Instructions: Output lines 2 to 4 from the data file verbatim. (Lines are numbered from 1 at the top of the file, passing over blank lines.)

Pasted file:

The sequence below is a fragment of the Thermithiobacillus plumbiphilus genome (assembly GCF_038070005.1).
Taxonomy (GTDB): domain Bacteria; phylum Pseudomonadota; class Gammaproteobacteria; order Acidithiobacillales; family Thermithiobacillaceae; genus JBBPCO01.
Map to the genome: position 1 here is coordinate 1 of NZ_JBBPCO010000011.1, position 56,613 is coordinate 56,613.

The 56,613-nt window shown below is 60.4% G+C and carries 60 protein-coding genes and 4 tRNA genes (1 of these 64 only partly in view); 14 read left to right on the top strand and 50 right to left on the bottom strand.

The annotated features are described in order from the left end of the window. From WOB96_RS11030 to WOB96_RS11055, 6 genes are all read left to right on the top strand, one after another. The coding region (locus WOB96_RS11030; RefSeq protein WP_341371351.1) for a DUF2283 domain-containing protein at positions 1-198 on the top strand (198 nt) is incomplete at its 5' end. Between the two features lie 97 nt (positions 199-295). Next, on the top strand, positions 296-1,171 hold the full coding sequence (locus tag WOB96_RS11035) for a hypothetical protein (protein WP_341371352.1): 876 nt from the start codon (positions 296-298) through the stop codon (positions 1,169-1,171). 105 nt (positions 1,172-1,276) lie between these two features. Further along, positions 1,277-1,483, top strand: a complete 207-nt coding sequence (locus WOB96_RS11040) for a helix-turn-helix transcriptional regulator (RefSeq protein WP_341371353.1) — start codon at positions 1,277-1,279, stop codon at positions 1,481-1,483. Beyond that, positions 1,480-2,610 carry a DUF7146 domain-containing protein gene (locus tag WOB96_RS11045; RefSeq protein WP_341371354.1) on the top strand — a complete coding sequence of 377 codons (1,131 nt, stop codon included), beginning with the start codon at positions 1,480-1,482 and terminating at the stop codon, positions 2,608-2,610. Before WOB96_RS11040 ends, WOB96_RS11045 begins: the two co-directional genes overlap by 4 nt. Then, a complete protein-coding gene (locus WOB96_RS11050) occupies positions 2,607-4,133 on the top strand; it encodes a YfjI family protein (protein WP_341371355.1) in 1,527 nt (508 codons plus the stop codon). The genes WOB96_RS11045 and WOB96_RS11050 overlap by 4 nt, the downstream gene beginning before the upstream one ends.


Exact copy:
Taxonomy (GTDB): domain Bacteria; phylum Pseudomonadota; class Gammaproteobacteria; order Acidithiobacillales; family Thermithiobacillaceae; genus JBBPCO01.
Map to the genome: position 1 here is coordinate 1 of NZ_JBBPCO010000011.1, position 56,613 is coordinate 56,613.

The 56,613-nt window shown below is 60.4% G+C and carries 60 protein-coding genes and 4 tRNA genes (1 of these 64 only partly in view); 14 read left to right on the top strand and 50 right to left on the bottom strand.